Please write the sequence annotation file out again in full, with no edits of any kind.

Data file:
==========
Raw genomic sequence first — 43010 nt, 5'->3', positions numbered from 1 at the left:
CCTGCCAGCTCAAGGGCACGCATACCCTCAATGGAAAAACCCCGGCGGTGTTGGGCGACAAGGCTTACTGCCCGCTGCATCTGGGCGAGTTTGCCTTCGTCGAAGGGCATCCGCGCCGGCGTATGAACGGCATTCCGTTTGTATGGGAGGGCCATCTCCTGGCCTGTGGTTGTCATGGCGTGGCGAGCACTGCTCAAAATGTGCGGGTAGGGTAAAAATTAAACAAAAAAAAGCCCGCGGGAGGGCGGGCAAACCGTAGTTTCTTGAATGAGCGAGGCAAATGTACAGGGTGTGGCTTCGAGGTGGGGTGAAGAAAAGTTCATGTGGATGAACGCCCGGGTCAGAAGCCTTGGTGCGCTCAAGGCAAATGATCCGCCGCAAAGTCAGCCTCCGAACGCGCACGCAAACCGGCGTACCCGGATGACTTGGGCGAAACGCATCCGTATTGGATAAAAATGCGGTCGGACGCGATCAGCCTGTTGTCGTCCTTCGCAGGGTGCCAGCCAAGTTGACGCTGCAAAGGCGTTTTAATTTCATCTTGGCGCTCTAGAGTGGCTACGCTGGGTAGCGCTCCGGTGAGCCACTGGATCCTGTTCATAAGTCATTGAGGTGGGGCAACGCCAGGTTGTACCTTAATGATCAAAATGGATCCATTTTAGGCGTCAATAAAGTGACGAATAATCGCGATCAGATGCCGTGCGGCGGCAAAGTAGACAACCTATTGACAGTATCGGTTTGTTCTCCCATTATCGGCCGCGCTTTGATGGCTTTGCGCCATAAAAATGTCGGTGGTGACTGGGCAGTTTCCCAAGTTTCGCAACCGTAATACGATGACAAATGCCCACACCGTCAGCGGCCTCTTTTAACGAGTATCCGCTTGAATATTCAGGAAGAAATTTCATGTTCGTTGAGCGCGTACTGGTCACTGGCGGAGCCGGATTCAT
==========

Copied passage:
Raw genomic sequence first — 43010 nt, 5'->3', positions numbered from 1 at the left:
CCTGCCAGCTCAAGGGCACGCATACCCTCAATGGAAAAACCCCGGCGGTGTTGGGCGACAAGGCTTACTGCCCGCTGCATCTGGGCGAGTTTGCCTTCGTCGAAGGGCATCCGCGCCGGCGTATGAACGGCATTCCGTTTGTATGGGAGGGCCATCTCCTGGCCTGTGGTTGTCATGGCGTGGCGAGCACTGCTCAAAATGTGCGGGTAGGGTAAAAATTAAACAAAAAAAAGCCCGCGGGAGGGCGGGCAAACCGTAGTTTCTTGAATGAGCGAGGCAAATGTACAGGGTGTGGCTTCGAGGTGGGGTGAAGAAAAGTTCATGTGGATGAACGCCCGGGTCAGAAGCCTTGGTGCGCTCAAGGCAAATGATCCGCCGCAAAGTCAGCCTCCGAACGCGCACGCAAACCGGCGTACCCGGATGACTTGGGCGAAACGCATCCGTATTGGATAAAAATGCGGTCGGACGCGATCAGCCTGTTGTCGTCCTTCGCAGGGTGCCAGCCAAGTTGACGCTGCAAAGGCGTTTTAATTTCATCTTGGCGCTCTAGAGTGGCTACGCTGGGTAGCGCTCCGGTGAGCCACTGGATCCTGTTCATAAGTCATTGAGGTGGGGCAACGCCAGGTTGTACCTTAATGATCAAAATGGATCCATTTTAGGCGTCAATAAAGTGACGAATAATCGCGATCAGATGCCGTGCGGCGGCAAAGTAGACAACCTATTGACAGTATCGGTTTGTTCTCCCATTATCGGCCGCGCTTTGATGGCTTTGCGCCATAAAAATGTCGGTGGTGACTGGGCAGTTTCCCAAGTTTCGCAACCGTAATACGATGACAAATGCCCACACCGTCAGCGGCCTCTTTTAACGAGTATCCGCTTGAATATTCAGGAAGAAATTTCATGTTCGTTGAGCGCGTACTGGTCACTGGCGGAGCCGGATTCAT